Battle of the Little Blue River, Missouri Historical Marker

Little Blue River – October 21, 1864 – Also called the Battle of Westport, this battle, taking place in Jackson County on October 21, 1864, was part of Price’s Missouri Expedition. Price’s march along the Missouri River was slow, providing the Yankees a chance to concentrate. Major General William S. Rosecrans, commanding the Department of the Missouri, proposed a pincer movement to trap Price and his army, but he was unable to communicate with Major General Samuel R. Curtis, commander of the Department of Kansas, to formalize the plan. Curtis was having problems because many of his troops were Kansas militia and they refused to enter Missouri, but a force of about 2,000 men under the command of Major General James G. Blunt did set out for Lexington. He met the Confederate troops at Lexington on the 19th, slowed their progress, but was defeated and retreated. On the 20th, Blunt’s troops arrived on the Little Blue River, eight miles east of Independence. The Union forces prepared to engage the Confederates again in a strong defensive position on the west bank. Curtis, however, ordered Blunt into Independence while leaving a small force, under Colonel Thomas Moonlight, on the Little Blue. The next day, Curtis ordered Blunt to take all of the volunteers and return to the Little Blue. As he neared the stream, he discovered that Moonlight’s small force had burned the bridge as ordered, engaged the enemy, and retreated away from the strong defensive position occupied the day before, crossing the river. Blunt entered the fray and attempted to drive the enemy back beyond the defensive position that he wished to reoccupy. The Yankees forced the Confederates to fall back, at first, but their numerical superiority took its toll in the five-hour battle. The Federals retreated to Independence and went into camp there after dark. Once again, the Confederates had been slowed and more Union reinforcements were arriving. The Confederate victory resulted in an unknown number of casualties.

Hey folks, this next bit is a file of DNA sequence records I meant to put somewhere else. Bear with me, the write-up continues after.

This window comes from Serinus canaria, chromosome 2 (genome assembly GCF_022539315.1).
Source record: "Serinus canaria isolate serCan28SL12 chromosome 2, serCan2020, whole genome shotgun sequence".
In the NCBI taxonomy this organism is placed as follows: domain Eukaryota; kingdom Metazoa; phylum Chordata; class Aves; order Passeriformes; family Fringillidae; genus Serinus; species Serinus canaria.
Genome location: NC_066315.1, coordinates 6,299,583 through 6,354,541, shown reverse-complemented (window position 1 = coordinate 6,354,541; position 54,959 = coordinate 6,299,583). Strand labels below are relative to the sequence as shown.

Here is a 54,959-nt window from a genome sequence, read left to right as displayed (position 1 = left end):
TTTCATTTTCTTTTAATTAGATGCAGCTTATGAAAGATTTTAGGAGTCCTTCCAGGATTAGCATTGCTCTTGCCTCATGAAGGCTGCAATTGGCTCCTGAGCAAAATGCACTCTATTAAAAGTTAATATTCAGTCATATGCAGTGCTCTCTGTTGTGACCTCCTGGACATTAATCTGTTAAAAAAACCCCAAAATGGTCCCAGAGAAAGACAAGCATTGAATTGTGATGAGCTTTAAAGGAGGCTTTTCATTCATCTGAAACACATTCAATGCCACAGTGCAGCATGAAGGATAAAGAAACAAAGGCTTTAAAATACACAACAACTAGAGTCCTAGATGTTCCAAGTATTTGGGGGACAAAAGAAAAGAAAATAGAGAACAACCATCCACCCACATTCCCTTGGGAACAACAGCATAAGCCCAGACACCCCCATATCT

Independence – 2 – October 22, 1864 – Part of Price’s Missouri Expedition this skirmish took place in Jackson County on October 22, 1864.Major General Sterling Price’s army rode west in the direction of Kansas City. On the night of the 21st, he camped at Independence and resumed his westward march the next morning with Brigadier General Joe Shelby’s division in the lead followed by Brigadier General John S. Marmaduke’s division, with Brigadier General James Fagan’s division bringing up the rear. While Shelby’s men met success at Byram’s Ford, the other two columns did not fare as well. Major General Alfred Pleasonton’s Union force crossed the Little Blue, beat up a Rebel brigade in Fagan’s command, and occupied Independence. Marmaduke’s division then met Pleasonton about two miles west of Independence, hit the Federals hard, pressed them back, and held them at bay until the morning of the 23rd. Pleasonton’s actions, however, frightened Price and his army, and influenced them, after they had crossed the Big Blue, to send their wagon trains to Little Santa Fe on the Fort Scott Road. The Confederate victory resulted in 140 Confederate casualties, the number of Union casualties is unknown.

Battle of Byram’s Ford by Benjamin D. Mileham